Despite the cries of the experts, all of photography partakes of an element of "spray and pray" in which the photographer takes many images and hopes that some small percentage of them work out to be excellent images. Photographers, even the ones that decry spray and pray as the domain of fools and n00bs, brag about how many images they throw away. Photography may be alone in this. Other fine arts do studies and so forth but there is a clear notion of progress, of ideas tried and either discarded or taken up. Photographers always take as many frames as time and patience permit, because they know that one of them will be the best. There may also be a progression of ideas, as in a painter's series of pencil studies, but there is always this element of shooting a lot and throwing the lesser ones away.
There are reasons for this, it is not simply that the photographer is stupid. The photographer has to work with reality, which is not so malleable as paint or words. The photographer begins with what reality provides.
Thus, every photographer accepts a degree of serendipity, of accident, in his work. There are moments which come along at which the photograph is simply better and all we can really do is hope to hit them with a button press.
As I have noted before, photography is unique in that the merest accident, a piece of equipment knocked over by a stray dog, can produce a powerful and moving piece of work. There are degrees of serendipity.
Regardless, the act of sifting through the results and picking out the good ones is an inherent part of photography. Even the greatest proponents of pre-visualization don't claim a 100% hit rate (although Adams may have claimed a number as high as 50%. If he did that is surely a record, and almost surely false). Henri Cartier-Bresson has been accused, half in jest I think, of having his "Decisive Moment" in fact at the contact sheet. The "Decisive Moment" is not when the shutter fires, but when the red pen circles the small image. To an extent, this is certainly no more than truth.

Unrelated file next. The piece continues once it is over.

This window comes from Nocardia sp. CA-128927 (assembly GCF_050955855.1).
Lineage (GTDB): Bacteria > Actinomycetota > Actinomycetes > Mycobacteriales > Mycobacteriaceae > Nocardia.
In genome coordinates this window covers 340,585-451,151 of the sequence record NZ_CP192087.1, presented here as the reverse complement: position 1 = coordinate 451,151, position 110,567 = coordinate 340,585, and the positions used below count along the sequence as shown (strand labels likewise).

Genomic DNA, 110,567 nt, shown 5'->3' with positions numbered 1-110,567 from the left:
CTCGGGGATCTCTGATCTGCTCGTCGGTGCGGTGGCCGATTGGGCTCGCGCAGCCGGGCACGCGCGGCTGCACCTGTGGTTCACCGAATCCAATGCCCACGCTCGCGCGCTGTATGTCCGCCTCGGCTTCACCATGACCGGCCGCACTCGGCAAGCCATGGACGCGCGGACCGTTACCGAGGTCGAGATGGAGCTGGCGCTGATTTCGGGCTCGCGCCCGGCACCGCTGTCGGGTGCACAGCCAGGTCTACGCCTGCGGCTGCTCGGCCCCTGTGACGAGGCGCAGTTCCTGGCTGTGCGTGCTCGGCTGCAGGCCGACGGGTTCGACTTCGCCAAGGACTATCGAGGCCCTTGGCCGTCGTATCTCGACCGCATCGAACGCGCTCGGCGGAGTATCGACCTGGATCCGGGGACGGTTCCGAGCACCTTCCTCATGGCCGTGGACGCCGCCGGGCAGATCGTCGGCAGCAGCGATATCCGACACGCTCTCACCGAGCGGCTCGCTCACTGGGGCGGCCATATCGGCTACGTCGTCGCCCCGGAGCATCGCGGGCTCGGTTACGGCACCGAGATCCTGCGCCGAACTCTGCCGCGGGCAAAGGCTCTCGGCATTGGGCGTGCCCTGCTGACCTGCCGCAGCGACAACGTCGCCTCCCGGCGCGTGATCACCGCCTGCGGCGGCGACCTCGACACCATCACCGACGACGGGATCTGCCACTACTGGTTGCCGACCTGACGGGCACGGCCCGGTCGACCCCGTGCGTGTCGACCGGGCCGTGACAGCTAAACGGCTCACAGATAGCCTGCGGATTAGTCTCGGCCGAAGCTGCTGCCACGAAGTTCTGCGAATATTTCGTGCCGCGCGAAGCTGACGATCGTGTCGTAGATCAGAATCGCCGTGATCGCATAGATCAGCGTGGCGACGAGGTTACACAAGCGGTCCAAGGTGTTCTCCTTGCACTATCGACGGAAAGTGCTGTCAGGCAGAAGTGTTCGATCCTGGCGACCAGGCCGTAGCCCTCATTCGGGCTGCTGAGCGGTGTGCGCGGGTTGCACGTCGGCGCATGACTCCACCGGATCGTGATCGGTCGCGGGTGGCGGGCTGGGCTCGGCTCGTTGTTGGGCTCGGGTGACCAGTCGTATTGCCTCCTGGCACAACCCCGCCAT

The result of all of this is that if you accept photography as art, you must accept that serendipity is permitted to play a role. I suggest that you may even have to accept that pure accidents might be art, but that is perhaps pushing it too far. Art is then not entirely about the artist's intent, about the "concept" if you will permit the term.
Because of these features of how the photographic process works, one cannot help but suspect that the concept perhaps antedated the photograph. One wonders, always, how much serendipity was in play here, and how much concept. How much, in other words, did the artist contribute, and how much was dumb luck?
In the narrative of photography as art we find such things as Gary Winogrand's 12000 rolls of film in various states of un-edited-ness, all edited up by a cadre of experts after his death. From this, 25 (or some similarly small number of) images were drawn as a sort of retrospective. Good god, how can we possibly know anything of Winogrand as a photographer from this? For all we know he simply hurled his camera at the ground repeatedly.
The current darling of "street", Vivian Maier is in much the same boat. Again, we have something more than 100,000 negatives from which has been drawn a couple of shows and a couple of books. A few hundred images. She is accused of having a unique vision, an astonishing eye, blah blah blah blah. How on earth can we know?
Pull 100,000 images out of flickr, or instagram, at random. You'll find some good ones. Wander around the city blindfolded pressing the shutter button at random 100,000 times, you will without question create some great images. Vivian Maier may well have been a truly great photographer, but whether she was or not is certainly unknowable without access to the complete files (something I venture we're unlikely to get, since she's been turned into a money-making venture).
The worst of this though is surely the artist who has some show and a book about something banal and stupid. America's strip-malls, say. Perhaps the artist sought to strip away the veneer of something or other, and reveal to America her own soul. We cannot help but suspect that in fact the artist sifted through 50,000 terrible images on their computer and noted that they seem to have a lot of pictures of strip-malls. A quick artist's statement later we're off to the gallery and the printer, aren't we? Well, with a little luck, a little pull, and a few connections we are.
Perhaps this is why photography feels itself always at the fringe of art, and why photographers always feel the need to defend photography as art. Its serendipitous nature allows us to craft the "concept" well after the work is made. And that feels like a cheat.